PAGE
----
This is going to be a collective journey, one in which we share our applied experience and contribute to each iteration as the guidance evolves – the guide humbly admits that expertise is lacking, and our understanding of harmful environmental factors is still evolving. But we are heading in the right direction with the first step to acknowledge it and demand its application in design briefs and leasing heads of terms.

If you’re considering sitting on this new information for a while and waiting it out, think about the generation you’re designing for today. Inclusivity will be a stamp of approval for successful design. You may already be part of the way there with a wellness and agile working agenda and just a few cost-neutral or simple modifications could result in the higher value outcome and make your environment more sensory inclusive for all.

Image credit: Atelier Permain & RCKa Architects

As part of its aspiration to achieve a net zero carbon property portfolio by 2035, Howard Group, the Cambridge-based property investor and developer, has announced the appointment of Hilson Moran as Sustainability Consultant for the Group’s flagship development Unity Campus. Hilson Moran has been commissioned to develop a sustainability strategy and implementation plan for the Campus including measures for waste, water and energy reduction.

Since acquiring the 11-acre site, which had been home to a thriving tannery for over 100 years, Howard Group has successfully completed a number of environmental initiatives. These include a major programme of land remediation and the repurposing of the tannery’s former hide market into a stunning modern workplace comprising both wet laboratories and offices. By retaining the original concrete floors and steel frames, Howard Group saved approximately 1,900 tonnes of embodied carbon emissions whilst achieving a contemporary industrial feel to the workspace.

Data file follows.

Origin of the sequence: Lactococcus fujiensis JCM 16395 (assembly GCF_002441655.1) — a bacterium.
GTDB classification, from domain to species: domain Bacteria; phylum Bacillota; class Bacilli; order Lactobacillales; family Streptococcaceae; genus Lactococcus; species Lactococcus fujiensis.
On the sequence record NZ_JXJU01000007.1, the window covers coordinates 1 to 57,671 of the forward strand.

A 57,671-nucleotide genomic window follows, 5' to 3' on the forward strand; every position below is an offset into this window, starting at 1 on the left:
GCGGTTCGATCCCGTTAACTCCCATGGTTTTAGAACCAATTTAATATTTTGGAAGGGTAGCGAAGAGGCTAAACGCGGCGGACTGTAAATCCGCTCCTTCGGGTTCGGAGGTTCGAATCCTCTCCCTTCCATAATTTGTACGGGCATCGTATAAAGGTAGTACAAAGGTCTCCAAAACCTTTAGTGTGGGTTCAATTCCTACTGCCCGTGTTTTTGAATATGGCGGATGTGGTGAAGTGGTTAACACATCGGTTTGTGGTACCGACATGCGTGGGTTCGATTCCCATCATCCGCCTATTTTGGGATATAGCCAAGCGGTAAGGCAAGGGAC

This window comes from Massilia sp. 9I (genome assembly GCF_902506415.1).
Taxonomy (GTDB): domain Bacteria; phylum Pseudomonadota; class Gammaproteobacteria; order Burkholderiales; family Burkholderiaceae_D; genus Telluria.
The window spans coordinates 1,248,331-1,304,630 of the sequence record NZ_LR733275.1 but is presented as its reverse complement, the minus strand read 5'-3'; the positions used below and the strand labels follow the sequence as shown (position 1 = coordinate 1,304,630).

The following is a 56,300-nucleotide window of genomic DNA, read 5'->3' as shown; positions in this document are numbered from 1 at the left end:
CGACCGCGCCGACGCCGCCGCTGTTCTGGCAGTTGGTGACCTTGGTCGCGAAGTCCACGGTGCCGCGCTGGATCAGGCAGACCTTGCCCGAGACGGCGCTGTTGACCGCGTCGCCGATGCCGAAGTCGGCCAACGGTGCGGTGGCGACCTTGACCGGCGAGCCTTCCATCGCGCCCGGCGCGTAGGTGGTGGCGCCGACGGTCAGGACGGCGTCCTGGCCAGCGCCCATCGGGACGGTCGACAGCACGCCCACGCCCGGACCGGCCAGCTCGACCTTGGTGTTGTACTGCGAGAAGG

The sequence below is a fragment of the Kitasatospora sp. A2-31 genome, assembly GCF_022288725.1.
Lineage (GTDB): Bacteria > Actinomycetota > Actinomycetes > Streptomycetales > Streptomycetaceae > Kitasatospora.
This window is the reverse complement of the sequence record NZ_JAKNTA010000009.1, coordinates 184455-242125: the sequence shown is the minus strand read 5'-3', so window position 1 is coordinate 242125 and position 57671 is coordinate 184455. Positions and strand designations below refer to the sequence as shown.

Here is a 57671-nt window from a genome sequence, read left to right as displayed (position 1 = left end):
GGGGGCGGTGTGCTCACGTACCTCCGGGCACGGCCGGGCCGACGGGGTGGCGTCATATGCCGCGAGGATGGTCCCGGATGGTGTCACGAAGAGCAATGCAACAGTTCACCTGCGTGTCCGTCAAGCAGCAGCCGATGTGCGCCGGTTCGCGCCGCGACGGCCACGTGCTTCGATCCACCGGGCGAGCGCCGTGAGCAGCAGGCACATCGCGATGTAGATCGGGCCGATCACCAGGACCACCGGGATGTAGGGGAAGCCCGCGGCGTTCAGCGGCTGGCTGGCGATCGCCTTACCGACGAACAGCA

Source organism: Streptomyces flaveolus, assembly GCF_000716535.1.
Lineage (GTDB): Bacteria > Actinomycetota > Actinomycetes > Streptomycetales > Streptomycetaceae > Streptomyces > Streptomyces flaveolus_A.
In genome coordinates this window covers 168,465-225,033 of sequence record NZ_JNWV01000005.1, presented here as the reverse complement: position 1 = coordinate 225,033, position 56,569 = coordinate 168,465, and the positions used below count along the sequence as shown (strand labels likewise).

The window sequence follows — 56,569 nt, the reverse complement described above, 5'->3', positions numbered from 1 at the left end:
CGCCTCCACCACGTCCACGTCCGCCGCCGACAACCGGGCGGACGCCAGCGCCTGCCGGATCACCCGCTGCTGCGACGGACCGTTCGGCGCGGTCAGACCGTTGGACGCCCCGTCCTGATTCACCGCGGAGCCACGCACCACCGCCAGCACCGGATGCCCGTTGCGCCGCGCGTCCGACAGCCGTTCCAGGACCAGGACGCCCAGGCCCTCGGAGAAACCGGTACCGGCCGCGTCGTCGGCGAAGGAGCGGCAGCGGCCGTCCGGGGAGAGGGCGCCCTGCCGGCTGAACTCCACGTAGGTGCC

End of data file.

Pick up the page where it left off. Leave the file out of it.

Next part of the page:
To reduce pollution and congestion, initiatives are being explored to facilitate the use of car sharing and public transport. Increasing the provision of electric vehicle charging is also a priority, as well as the introduction of renewable energy generation onsite. An orchard was planted last summer as part of the late Queen’s Jubilee celebrations.


The site, which is currently home to 12 leading life science and technology companies including Domainex, IONTAS, Liminal Biosciences, Phoremost and Summit Therapeutics, is undergoing a major expansion. Three new laboratory buildings totalling 90,000 sq ft are currently under construction and due for completion by the end of 2023. In addition, outline planning consent has been achieved for a further 60,000 sq ft of laboratory and office space, expected by the end of 2025. All buildings will be BREEAM rated, targeting ‘Excellent’ with carbon-conscious design being integrated at all stages of the development process.

Howard Group’s CEO Nicholas Bewes said: “Sustainability underpins every aspect of the design, development and operation of Unity Campus. We are now at a stage in our journey to net zero carbon where we need a cohesive site-wide strategy. We were impressed with Hilson Moran’s sector knowledge and expertise, together with their innovative thinking which spans both practical “quick wins” as well as long term measures.”

Francesca Prestinoni, Senior Sustainability Consultant, Hilson Moran added: “We are pleased to support Howard Group in the delivery of a sustainability strategy and implementation plan for Unity Campus, by assessing the existing built assets and considering upcoming elements to the scheme. The strategy aims to identify new opportunities, leveraged by innovation, that can help optimise resource use, minimise waste, pollution and emissions, and maximise the overall sustainability credentials whilst fostering social wellbeing. Unity Campus is set to become a leading example for sustainability, as the Campus has a strong potential to contribute to a local economy, deliver social value, safeguard environmental resources and pursue the net zero carbon agenda.”